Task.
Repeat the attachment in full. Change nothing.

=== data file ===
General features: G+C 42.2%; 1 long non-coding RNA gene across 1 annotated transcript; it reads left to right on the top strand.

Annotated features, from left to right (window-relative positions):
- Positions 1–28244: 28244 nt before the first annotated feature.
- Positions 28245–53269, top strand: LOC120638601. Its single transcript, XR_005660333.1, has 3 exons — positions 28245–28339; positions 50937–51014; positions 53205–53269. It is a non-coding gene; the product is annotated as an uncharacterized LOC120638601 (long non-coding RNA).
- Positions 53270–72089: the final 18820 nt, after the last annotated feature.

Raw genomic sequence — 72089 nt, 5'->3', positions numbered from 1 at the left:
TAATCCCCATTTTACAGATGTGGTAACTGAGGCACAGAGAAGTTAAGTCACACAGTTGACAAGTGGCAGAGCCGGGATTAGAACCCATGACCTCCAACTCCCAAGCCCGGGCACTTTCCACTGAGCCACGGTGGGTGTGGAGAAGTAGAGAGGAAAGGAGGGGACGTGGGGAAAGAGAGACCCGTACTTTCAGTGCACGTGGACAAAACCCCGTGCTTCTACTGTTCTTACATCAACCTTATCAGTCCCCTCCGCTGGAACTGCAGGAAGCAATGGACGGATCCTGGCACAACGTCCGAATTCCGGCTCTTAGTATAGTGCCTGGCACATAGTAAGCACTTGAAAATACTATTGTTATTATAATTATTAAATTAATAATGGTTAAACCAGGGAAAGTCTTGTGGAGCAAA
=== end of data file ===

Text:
General features: G+C 42.2%; 1 long non-coding RNA gene across 1 annotated transcript; it reads left to right on the top strand.

Annotated features, from left to right (window-relative positions):
- Positions 1–28244: 28244 nt before the first annotated feature.
- Positions 28245–53269, top strand: LOC120638601. Its single transcript, XR_005660333.1, has 3 exons — positions 28245–28339; positions 50937–51014; positions 53205–53269. It is a non-coding gene; the product is annotated as an uncharacterized LOC120638601 (long non-coding RNA).
- Positions 53270–72089: the final 18820 nt, after the last annotated feature.

Raw genomic sequence — 72089 nt, 5'->3', positions numbered from 1 at the left:
TAATCCCCATTTTACAGATGTGGTAACTGAGGCACAGAGAAGTTAAGTCACACAGTTGACAAGTGGCAGAGCCGGGATTAGAACCCATGACCTCCAACTCCCAAGCCCGGGCACTTTCCACTGAGCCACGGTGGGTGTGGAGAAGTAGAGAGGAAAGGAGGGGACGTGGGGAAAGAGAGACCCGTACTTTCAGTGCACGTGGACAAAACCCCGTGCTTCTACTGTTCTTACATCAACCTTATCAGTCCCCTCCGCTGGAACTGCAGGAAGCAATGGACGGATCCTGGCACAACGTCCGAATTCCGGCTCTTAGTATAGTGCCTGGCACATAGTAAGCACTTGAAAATACTATTGTTATTATAATTATTAAATTAATAATGGTTAAACCAGGGAAAGTCTTGTGGAGCAAA